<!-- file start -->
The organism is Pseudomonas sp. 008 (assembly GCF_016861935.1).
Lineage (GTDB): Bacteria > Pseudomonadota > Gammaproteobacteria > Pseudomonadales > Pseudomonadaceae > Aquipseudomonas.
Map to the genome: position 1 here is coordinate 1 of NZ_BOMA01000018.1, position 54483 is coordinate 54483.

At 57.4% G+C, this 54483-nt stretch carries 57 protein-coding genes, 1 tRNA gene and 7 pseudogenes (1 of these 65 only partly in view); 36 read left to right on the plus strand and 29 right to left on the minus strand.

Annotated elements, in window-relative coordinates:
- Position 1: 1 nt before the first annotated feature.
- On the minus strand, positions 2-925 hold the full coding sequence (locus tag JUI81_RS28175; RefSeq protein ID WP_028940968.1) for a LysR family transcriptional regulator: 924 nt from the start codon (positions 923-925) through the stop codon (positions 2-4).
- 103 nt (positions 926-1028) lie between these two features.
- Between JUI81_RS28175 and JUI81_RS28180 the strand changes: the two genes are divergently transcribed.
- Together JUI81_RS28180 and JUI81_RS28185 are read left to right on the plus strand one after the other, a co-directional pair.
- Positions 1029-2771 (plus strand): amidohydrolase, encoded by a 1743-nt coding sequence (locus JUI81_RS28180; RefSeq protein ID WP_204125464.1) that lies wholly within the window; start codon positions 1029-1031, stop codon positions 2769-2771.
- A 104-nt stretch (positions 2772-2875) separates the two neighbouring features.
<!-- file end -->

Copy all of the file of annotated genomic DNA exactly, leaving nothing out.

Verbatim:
The organism is Pseudomonas sp. 008 (assembly GCF_016861935.1).
Lineage (GTDB): Bacteria > Pseudomonadota > Gammaproteobacteria > Pseudomonadales > Pseudomonadaceae > Aquipseudomonas.
Map to the genome: position 1 here is coordinate 1 of NZ_BOMA01000018.1, position 54483 is coordinate 54483.

At 57.4% G+C, this 54483-nt stretch carries 57 protein-coding genes, 1 tRNA gene and 7 pseudogenes (1 of these 65 only partly in view); 36 read left to right on the plus strand and 29 right to left on the minus strand.

Annotated elements, in window-relative coordinates:
- Position 1: 1 nt before the first annotated feature.
- On the minus strand, positions 2-925 hold the full coding sequence (locus tag JUI81_RS28175; RefSeq protein ID WP_028940968.1) for a LysR family transcriptional regulator: 924 nt from the start codon (positions 923-925) through the stop codon (positions 2-4).
- 103 nt (positions 926-1028) lie between these two features.
- Between JUI81_RS28175 and JUI81_RS28180 the strand changes: the two genes are divergently transcribed.
- Together JUI81_RS28180 and JUI81_RS28185 are read left to right on the plus strand one after the other, a co-directional pair.
- Positions 1029-2771 (plus strand): amidohydrolase, encoded by a 1743-nt coding sequence (locus JUI81_RS28180; RefSeq protein ID WP_204125464.1) that lies wholly within the window; start codon positions 1029-1031, stop codon positions 2769-2771.
- A 104-nt stretch (positions 2772-2875) separates the two neighbouring features.